Advertisers and publishers will be best served to stop chasing a pipe dream and instead arm themselves to be highly adaptive and technologically nimble in a changing media environment.  This means learning from the best sorts of IT departments (believe it or not, they do exist) and embracing a few key technology non-negotiables (end-user data ownership and portability are good places to start) and developing deeper internal expertise for evaluating, on-boarding, and managing new technologies.  To what degree this means integrating a wide array of vendors, or just managing a handful of highly strategic vendor partnerships, will differ for every organization. But no matter where you sit in this digital advertising world, change is going to be a constant. Might as well embrace it.

Follow Michael Greene (@michaelgreene), Forrester Research (@forrester) and AdExchanger (@adexchanger) on Twitter.

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  1. wow, what a depressing piece. what advertisers want to buy is always predictable so i disagree with your thesis and our company stands as proof that forward thinking end-to-end solutions can in fact be built and work to create new markets.

  2. @Jonathan I don’t think this is depressing at all. The way I read it, Michael’s advice to pubs and advs alike is to setup the internal structure to manage change (and glue pieces together accordingly) as opposed to signing up for one provider who promises to do it all.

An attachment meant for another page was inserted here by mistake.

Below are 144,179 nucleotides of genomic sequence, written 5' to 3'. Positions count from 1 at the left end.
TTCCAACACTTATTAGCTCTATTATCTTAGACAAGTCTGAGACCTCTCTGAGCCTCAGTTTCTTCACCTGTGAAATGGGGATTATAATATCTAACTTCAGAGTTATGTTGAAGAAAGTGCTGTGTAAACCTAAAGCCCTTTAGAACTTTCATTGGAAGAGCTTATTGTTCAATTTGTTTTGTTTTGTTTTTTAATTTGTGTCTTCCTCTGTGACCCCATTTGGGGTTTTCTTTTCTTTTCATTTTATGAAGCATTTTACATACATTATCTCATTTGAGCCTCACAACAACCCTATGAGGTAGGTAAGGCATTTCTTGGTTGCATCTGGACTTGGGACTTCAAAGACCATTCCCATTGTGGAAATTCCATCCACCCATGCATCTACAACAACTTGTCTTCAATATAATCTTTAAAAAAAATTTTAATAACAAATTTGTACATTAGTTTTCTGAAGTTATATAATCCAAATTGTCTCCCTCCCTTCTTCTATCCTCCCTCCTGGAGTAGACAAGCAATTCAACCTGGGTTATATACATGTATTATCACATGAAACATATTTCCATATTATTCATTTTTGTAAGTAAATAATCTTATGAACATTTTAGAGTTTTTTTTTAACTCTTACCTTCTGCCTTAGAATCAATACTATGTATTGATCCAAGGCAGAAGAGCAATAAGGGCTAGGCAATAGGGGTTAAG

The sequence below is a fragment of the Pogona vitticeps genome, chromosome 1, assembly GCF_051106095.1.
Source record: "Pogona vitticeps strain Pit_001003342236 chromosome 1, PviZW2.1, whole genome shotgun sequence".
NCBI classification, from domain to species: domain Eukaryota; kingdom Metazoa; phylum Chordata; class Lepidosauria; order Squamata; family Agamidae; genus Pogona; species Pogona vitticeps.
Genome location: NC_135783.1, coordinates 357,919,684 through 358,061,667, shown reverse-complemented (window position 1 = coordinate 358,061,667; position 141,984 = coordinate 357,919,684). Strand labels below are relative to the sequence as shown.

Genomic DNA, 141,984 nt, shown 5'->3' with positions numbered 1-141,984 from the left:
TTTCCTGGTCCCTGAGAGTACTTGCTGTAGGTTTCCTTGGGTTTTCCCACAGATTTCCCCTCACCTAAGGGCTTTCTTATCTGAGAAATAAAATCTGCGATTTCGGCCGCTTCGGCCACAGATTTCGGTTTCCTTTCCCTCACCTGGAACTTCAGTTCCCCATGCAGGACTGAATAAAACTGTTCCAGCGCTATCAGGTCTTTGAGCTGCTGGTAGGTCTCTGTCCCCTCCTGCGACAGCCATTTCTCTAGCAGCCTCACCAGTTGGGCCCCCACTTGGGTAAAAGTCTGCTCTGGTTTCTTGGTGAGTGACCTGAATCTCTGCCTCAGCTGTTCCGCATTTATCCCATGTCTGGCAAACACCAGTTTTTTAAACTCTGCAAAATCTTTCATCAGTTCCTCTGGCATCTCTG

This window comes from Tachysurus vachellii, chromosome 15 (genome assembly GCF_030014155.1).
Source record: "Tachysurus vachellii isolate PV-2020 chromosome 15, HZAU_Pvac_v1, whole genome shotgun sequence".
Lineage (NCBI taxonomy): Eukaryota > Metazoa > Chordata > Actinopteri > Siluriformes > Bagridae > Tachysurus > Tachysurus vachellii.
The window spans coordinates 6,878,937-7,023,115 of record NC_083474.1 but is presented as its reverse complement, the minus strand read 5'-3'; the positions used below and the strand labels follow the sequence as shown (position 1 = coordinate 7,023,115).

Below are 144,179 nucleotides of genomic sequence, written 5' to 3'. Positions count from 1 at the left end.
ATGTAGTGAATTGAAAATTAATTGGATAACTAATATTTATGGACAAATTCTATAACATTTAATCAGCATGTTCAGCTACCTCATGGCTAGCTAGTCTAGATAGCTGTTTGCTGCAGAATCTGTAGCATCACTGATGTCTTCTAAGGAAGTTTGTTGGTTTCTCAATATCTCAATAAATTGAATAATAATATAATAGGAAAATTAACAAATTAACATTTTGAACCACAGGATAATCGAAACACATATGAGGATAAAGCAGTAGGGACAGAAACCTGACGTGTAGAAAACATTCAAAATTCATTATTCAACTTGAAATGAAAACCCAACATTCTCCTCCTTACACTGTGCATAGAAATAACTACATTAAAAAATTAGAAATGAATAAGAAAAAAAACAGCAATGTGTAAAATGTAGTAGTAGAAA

For smaller shops likes yours and mine this is a good thing: showcasing our value to technical people on staff is much easier than doing so to a manager type who only gets by on marketing materials and signs up for the big guys “because you can’t get fired by hiring X.”

  3. Yael Avidan

    While I agree with the key idea that ad tech lags behind consumer media innovation – I still think that a good-enough ad tech stack is within reach.

    The reason is your usual “follow the money” answer: The operational costs of managing online campaigns in agencies today are high compared to the margins agencies can charge on them (margins on online are lower compared to other channels like TV). As long as that’s the case, agencies have no other choice but to streamline ad operations by choosing integrated solutions that are good-enough with the expectation that vendors will eventually catch up with the next big thing.

  4. Nice piece. Fortunately the concept of end-to-end is no longer necessary. Five years ago, the only way to get what you want as a buyer or seller was to try to hard-code a solution that might plug in some vendors on the back end. But those projects were massive IT solutions of the last generation of technology. The new world that’s evolved is much better.

    Every significant ad tech system out there is fairly open – and certainly their APIs are accessible. That means that a much lower touch integration process than ever before is possible. An agency could do a light touch mashup of a bunch of systems all bound together in a simple HTML layer with single-sign-on. That wasn’t feasible to do in the past without massive costs.